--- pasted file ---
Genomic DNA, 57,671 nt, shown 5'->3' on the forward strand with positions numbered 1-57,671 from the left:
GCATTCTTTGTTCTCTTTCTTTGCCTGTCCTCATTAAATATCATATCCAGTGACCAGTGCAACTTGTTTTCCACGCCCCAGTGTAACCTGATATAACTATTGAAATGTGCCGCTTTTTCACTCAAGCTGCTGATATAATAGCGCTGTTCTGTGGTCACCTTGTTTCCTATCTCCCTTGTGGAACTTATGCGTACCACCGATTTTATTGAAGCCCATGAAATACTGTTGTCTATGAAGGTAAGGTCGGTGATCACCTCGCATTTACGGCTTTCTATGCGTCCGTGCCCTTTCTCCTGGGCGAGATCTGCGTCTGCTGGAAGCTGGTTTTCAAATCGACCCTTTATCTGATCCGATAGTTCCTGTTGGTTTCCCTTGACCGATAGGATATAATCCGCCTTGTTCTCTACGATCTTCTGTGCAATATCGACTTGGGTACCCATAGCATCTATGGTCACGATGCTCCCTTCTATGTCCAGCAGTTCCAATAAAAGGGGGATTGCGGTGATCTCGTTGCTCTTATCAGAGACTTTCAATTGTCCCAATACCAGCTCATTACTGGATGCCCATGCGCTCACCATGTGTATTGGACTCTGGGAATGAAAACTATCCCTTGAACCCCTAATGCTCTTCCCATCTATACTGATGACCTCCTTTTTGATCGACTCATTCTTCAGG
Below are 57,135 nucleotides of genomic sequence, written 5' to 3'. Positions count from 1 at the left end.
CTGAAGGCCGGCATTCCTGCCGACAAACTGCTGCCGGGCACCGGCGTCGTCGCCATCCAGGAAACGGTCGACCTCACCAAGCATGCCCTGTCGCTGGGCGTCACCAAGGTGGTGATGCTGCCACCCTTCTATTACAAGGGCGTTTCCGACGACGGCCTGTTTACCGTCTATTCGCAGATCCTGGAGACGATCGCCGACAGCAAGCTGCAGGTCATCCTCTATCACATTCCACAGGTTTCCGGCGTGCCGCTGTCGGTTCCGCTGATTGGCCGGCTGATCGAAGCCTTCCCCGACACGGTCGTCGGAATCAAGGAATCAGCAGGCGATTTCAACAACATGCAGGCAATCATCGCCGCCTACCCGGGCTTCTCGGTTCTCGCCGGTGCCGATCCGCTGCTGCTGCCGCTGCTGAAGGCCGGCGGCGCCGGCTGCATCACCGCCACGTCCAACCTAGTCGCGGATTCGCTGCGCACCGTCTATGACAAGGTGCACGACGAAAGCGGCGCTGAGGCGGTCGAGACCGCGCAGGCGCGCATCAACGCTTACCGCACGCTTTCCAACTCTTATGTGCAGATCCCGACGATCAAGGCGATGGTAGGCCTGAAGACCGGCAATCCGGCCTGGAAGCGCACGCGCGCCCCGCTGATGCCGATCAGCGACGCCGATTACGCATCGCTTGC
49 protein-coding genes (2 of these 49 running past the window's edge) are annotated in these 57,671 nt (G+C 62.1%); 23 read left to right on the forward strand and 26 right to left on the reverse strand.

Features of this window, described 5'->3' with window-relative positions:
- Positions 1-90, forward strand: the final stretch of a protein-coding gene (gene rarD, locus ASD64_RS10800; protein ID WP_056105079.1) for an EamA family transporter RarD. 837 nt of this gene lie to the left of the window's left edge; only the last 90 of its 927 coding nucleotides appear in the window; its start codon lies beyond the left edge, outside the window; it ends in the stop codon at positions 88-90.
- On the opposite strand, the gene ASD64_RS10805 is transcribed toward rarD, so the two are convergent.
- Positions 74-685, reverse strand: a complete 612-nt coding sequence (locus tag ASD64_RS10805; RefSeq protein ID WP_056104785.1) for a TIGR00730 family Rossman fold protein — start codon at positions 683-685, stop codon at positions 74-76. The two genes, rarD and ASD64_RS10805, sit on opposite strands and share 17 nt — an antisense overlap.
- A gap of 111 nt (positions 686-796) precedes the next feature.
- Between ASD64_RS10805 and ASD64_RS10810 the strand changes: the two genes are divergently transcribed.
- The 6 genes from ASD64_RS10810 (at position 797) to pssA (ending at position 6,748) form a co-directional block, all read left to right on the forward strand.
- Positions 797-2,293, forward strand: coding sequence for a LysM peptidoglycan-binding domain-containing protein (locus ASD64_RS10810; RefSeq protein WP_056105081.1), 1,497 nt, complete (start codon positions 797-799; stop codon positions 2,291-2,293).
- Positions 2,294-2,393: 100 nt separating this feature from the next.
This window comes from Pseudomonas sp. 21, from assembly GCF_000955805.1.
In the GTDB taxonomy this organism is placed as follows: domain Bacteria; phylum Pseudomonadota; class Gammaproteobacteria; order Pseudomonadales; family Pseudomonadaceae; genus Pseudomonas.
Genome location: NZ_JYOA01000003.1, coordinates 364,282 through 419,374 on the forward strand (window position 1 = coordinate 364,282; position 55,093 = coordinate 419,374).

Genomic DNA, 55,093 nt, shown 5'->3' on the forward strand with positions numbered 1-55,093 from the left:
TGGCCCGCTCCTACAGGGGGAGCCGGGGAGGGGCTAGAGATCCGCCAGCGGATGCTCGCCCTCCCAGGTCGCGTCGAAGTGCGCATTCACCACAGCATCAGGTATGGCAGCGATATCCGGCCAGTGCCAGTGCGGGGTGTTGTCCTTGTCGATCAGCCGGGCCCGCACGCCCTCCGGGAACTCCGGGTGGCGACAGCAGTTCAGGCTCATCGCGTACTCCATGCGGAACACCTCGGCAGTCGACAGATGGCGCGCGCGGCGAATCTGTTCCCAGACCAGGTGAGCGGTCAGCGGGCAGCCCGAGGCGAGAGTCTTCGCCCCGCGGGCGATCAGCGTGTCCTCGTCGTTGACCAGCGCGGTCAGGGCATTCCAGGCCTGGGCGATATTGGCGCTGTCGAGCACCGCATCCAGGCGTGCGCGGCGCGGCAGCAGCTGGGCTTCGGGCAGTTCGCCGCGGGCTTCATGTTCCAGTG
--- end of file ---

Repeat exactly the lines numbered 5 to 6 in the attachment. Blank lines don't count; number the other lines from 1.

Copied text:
49 protein-coding genes (2 of these 49 running past the window's edge) are annotated in these 57,671 nt (G+C 62.1%); 23 read left to right on the forward strand and 26 right to left on the reverse strand.

Features of this window, described 5'->3' with window-relative positions: